Being Accused of a Crime

July 8th, 2011

I have no criminal background. No felonies or misdemeanors. I do have a few moving violations, which I told the Virginia Bar Examiners all about a few years ago. But that’s it.

Yesterday, I was filling out an online application for a new apartment (more on the move soon) and after about 30 seconds, the application was denied. I was shocked. My credit score is quite high, my monthly income exceeded the requirements, and I have always been a good tenant. Why would they deny my application?

I called the leasing office, and explained my situation.

The representative started typing, and asked me, “Have you ever been convicted of any felonies?”

I almost became irate.

The thought of someone accusing me of committing a crime really made me upset. I kept my cool, and didn’t start screaming (that would have been counter-productive).

I said I am a lawyer in good standing with the Bar. My first reply, in hindsight, was probably not too effective.┬áMost people think lawyers are crooks (especially after Caylee Anthony!), so that probably didn’t help.

Next I said I held a DoD Security clearance for 5 years. Again, that probably didn’t help much either.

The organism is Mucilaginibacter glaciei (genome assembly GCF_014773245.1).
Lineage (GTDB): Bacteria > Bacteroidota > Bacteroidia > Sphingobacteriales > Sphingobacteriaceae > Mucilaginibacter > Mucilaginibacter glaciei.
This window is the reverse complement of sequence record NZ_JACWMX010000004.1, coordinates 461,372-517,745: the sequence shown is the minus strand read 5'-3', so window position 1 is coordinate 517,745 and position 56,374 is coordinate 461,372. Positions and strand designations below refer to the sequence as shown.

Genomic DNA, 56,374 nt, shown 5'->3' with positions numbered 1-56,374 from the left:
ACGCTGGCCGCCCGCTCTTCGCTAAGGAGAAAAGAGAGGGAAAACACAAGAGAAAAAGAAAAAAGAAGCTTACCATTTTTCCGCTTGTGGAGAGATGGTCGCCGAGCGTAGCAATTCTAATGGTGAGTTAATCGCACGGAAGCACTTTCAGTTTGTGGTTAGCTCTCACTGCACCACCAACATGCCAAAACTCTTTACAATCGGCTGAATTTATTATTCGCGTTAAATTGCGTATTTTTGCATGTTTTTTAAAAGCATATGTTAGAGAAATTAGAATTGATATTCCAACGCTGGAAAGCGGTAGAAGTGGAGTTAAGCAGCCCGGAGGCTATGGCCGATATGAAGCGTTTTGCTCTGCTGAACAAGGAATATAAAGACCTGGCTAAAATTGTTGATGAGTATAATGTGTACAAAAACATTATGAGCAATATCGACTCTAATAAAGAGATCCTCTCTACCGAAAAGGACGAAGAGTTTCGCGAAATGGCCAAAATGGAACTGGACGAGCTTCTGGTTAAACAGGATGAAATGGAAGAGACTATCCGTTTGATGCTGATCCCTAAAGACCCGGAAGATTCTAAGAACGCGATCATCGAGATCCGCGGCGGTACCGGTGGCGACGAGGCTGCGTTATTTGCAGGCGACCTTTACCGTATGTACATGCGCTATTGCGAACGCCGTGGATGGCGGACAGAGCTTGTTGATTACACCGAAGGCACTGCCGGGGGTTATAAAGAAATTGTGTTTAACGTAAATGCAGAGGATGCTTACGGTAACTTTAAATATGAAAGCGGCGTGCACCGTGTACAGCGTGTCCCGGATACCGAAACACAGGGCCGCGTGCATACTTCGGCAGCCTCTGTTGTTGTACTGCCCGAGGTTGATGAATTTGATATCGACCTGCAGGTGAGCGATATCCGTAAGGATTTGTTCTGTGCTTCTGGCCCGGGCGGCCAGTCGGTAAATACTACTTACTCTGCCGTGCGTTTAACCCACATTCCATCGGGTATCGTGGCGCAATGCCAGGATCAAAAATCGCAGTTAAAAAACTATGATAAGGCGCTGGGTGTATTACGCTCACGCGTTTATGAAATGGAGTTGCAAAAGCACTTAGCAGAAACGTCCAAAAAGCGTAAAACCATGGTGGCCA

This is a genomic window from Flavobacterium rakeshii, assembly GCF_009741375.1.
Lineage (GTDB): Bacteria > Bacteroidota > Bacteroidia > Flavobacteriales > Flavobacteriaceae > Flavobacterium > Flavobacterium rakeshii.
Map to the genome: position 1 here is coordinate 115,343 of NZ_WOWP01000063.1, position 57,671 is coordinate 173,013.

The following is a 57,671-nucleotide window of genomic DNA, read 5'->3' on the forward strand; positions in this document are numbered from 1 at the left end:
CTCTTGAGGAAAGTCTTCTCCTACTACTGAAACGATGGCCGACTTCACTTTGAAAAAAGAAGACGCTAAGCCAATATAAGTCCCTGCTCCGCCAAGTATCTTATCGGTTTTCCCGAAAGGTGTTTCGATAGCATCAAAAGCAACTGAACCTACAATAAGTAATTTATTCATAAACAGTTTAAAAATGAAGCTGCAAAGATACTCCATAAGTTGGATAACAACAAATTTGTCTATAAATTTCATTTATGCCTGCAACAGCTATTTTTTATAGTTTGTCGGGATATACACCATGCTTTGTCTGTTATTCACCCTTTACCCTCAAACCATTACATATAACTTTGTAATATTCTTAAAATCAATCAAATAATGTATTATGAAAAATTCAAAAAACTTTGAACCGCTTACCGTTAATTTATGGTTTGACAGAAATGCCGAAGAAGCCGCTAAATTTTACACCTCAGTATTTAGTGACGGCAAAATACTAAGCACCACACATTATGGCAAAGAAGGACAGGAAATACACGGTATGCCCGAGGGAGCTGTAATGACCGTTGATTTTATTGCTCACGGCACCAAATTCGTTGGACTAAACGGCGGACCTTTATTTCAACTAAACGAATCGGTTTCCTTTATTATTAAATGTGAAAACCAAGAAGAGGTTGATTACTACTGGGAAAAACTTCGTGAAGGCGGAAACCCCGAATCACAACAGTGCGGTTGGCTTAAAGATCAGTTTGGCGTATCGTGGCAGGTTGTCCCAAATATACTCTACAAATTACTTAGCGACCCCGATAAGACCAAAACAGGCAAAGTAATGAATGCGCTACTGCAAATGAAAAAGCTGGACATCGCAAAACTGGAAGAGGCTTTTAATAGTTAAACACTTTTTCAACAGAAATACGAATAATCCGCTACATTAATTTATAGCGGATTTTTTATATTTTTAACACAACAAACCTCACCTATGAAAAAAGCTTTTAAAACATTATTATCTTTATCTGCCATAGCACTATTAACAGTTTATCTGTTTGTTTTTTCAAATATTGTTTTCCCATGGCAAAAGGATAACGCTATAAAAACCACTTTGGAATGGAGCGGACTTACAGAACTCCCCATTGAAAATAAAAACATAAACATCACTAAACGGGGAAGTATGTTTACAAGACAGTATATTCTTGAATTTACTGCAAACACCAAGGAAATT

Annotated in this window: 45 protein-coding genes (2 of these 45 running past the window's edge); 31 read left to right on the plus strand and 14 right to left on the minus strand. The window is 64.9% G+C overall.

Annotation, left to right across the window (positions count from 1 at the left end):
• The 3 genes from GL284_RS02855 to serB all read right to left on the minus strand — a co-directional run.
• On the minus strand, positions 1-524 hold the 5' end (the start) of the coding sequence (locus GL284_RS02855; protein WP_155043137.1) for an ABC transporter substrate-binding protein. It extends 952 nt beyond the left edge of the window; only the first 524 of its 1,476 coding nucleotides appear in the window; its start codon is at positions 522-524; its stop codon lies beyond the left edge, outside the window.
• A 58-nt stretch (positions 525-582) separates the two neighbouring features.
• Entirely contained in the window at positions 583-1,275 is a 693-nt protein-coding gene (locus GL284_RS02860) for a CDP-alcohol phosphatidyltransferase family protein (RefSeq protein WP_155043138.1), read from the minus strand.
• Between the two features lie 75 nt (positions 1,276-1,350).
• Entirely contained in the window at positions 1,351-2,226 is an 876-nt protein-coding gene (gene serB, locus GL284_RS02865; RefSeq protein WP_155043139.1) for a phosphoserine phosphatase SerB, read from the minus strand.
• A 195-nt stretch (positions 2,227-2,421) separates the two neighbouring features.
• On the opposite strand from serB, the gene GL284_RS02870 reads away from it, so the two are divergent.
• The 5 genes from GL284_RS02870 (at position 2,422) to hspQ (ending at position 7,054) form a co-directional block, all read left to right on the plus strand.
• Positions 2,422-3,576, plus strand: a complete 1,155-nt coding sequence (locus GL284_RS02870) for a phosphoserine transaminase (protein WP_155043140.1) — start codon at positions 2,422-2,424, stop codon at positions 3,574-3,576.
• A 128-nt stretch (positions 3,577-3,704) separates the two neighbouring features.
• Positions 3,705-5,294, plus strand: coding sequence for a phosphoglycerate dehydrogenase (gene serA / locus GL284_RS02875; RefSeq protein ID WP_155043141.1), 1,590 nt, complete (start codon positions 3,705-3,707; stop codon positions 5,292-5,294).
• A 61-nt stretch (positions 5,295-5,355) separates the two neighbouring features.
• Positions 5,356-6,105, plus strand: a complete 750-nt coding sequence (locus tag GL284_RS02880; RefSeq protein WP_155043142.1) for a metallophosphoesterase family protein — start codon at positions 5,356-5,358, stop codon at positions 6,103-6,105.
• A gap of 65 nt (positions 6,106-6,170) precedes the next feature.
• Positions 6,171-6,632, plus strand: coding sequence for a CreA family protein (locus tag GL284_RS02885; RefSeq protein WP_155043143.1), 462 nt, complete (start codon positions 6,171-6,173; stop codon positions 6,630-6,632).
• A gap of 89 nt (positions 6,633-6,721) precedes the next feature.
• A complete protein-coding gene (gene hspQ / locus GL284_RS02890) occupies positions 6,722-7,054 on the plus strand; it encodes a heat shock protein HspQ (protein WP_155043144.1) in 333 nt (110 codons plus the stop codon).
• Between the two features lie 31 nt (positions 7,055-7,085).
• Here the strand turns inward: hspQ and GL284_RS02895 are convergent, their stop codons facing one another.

The woman asked for my full name. I said Joshua Blackman. She said is your middle initial M? I said yes, it is Michael. She said there may be someone else with a similar name with a criminal background.

A few minutes later she called me back, and told me that some Josh M. Blackman somewhere committed some crimes. I explained to her that was not me. At that point, she approved my application.

I was relieved, but still very frustrated.

My point of this post is not vent or rant (though it helped). My point was to explore what it feels like to be accused of a crime.

Fortunately, I have never been accused of committing a crime. This was probably the closest I’ve come.

Now, I was not really accused. Some distant voice on the phone asked me casually if I have ever committed a felony with respect to a rental application. I almost became incensed.

Now, imagine if a police officer had asked me a similar question, assuming I had done nothing. I can’t remember how many cases I’ve read where a police officer said something like, “the suspect became nervous or acted suspiciously after I asked him about a crime. This gave me suspicion to pat him down.”

I would imagine anyone becomes angry when a law enforcement officer asks if he has committed a crime–whether the accusation is accurate or not. Now is that suspicion really reasonable?

Anyway rant over.

In one month, I will be moving to my third Commonwealth. Details soon.